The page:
Cover letter are often  an important part of landing an interview, especially in smaller organizations where the hiring manager is more likely to take the time to read the letter.  The cover letter is intended to introduce you to the organization, express your interest in the position, and match your skills and experiences to the role.  A well-written cover letter shows employers that you have taken the time to craft a personal response to their specific job opportunity and that you are serious about the position.. Generally a cover letter has three parts: the opening, the middle, and the closing.

For tips on writing a cover letter, see our Cover Letter How-To Guide.

Portfolios

Opportunities for design (and sometime architecture) typically require that you have a portfolio to showcase your work in order to help an employer or client understand your creative approach.  It’s most common to present your portfolio in a digital format online but it is still recommended to have a physical portfolio as well, particularly if you are meeting with an employer or client in-person.  Portfolios should express your unique personality and style.

A portfolio is needed any time there is a creative element to the opportunity you are applying for.  If you are a creator of content, whatever the form, you can probably benefit from a portfolio.  It is an especially critical tool for a creative person who is interested in pursuing freelance work.

Developing and Evaluating your Creative and Design Skills

While the Piper Center is many things, we are not experts in creative talents!  Pursuing a career in design fields, often means developing your creative talents.  For students exploring careers in the architecture and design, it is critical that you talk with relevant faculty – your teachers – about your career goals and discuss how your artistic talents are evolving towards those goals.  Faculty are critical to teaching, strengthening, and evaluating the artistic and creative skills needed to succeed as a practicing artist.  Together, faculty and the Piper Center work together to support your career journey.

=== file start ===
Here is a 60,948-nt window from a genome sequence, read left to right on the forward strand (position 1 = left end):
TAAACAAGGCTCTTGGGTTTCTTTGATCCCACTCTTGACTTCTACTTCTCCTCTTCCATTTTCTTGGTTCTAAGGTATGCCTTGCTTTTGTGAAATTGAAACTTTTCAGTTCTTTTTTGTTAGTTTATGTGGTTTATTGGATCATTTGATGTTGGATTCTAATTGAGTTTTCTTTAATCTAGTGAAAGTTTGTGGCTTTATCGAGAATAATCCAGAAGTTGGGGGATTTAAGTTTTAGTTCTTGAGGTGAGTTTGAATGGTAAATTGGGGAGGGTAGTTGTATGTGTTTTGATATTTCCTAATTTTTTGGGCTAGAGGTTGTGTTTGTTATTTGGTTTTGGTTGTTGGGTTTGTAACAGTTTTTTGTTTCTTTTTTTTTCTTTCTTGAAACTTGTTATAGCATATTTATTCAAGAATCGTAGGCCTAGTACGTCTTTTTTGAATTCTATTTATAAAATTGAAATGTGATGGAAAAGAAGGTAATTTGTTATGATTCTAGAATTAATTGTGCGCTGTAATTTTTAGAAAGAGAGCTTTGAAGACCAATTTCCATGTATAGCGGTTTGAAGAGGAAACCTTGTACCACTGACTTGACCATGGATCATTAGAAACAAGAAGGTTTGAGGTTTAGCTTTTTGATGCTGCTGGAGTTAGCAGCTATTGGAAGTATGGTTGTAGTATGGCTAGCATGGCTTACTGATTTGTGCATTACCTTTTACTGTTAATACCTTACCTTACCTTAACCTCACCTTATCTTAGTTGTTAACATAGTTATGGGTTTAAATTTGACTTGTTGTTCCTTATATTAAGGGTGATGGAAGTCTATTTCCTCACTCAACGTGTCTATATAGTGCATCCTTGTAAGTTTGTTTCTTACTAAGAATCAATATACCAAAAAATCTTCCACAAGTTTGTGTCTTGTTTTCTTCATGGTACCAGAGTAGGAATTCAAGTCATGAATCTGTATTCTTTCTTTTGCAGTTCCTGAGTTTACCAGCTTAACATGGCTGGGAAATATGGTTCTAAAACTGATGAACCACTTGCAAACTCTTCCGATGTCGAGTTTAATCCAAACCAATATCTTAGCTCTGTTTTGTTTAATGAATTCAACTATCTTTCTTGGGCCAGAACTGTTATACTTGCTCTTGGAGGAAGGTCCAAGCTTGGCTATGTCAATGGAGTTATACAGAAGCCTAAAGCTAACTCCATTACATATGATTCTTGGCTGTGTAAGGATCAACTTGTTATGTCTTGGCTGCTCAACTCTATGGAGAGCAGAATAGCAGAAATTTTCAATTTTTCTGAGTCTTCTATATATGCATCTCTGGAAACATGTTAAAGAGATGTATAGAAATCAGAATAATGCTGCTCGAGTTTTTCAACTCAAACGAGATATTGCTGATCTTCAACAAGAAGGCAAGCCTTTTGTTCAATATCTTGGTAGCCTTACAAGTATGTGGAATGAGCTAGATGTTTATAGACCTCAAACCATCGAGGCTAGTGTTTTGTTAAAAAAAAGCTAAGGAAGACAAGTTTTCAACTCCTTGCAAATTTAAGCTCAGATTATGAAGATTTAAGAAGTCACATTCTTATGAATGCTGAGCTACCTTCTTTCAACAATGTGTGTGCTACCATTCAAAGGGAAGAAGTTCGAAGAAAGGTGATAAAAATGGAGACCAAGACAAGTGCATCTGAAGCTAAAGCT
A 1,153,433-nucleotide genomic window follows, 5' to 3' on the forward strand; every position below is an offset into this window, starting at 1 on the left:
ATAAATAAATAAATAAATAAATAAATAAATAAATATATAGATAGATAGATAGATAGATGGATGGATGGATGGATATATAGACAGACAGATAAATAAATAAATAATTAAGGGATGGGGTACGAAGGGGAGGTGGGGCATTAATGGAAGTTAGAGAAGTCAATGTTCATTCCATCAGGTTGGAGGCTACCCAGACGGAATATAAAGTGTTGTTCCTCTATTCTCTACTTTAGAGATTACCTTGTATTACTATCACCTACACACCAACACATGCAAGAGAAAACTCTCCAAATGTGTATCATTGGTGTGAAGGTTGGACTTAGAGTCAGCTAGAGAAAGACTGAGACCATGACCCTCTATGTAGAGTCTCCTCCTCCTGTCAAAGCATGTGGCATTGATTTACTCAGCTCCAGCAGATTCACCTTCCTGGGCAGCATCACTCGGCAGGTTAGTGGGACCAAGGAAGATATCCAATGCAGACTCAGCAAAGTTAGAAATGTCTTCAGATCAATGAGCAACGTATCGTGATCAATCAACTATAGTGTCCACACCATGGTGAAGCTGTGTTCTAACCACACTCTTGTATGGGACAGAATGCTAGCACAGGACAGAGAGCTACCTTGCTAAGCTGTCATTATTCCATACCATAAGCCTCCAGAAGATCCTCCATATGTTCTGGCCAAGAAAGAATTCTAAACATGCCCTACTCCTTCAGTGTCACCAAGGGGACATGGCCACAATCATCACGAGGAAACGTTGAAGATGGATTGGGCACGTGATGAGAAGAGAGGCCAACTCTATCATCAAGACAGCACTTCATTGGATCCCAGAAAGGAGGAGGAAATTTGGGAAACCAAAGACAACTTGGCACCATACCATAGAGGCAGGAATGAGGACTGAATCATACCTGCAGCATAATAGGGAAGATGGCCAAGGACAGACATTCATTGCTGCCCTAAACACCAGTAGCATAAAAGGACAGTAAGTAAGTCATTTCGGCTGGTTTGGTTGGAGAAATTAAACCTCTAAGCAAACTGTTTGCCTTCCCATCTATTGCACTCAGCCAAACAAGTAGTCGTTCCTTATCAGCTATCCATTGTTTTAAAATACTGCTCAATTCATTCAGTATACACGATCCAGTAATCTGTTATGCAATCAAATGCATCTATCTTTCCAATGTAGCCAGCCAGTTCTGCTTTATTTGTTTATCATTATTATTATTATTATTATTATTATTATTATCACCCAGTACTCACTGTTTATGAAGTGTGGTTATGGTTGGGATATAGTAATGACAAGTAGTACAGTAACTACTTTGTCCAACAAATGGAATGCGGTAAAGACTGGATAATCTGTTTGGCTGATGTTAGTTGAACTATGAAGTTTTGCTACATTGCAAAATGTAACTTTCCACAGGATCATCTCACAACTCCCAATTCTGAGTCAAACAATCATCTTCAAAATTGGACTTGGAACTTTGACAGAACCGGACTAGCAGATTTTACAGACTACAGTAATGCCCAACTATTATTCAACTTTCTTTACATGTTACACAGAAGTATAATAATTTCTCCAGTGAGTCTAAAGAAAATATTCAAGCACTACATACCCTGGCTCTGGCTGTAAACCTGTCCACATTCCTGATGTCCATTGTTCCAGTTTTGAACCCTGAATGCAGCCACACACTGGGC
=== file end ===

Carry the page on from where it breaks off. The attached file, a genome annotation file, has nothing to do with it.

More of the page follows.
Students interested in Architecture and Design, should connect with the Chair of the Art Department for academic advising.

Faculty can help you answer the questions:

  • What is it like – and what does it take – to be a architect or design professional?
  • How do my talents and strengths connect to the world of architecture and design?
  • What type of design career is the best fit for me?
  • How will a career in architecture and design fit into my broader vocation and career goals?

Professional Associations and Industry Publications - Architecture and Design

Professional organizations are a fantastic way to explore careers, gain insight into specific industries, and keep up-to-date on relevant news.  Engaging with professional associations and participating in events can help you connect with relevant creative professionals and build your credibility in your area of interest.  Consider using professional associations to develop and enhance your career journey:

  • Search for information related to entering the specific career field.
  • Many associations have job and internship databases.
  • Access current information and news related to your industry.
  • Follow the association on LinkedIn to receive relevant content in your feed and demonstrate your credibility in the professional community.
  • Join as a student member – often for free or at a greatly reduced rate – and indicate your membership on your resume to demonstrate credibility with potential employers.
  • Learn about and participate in networking or industry events to meet and engage with arts professionals.

Select the arts area for a full list of relevant professional associations in the arts.  Looking for a specific association that isn’t listed?  The Professional Association Finder is a great resource for national and international organization related to career industries.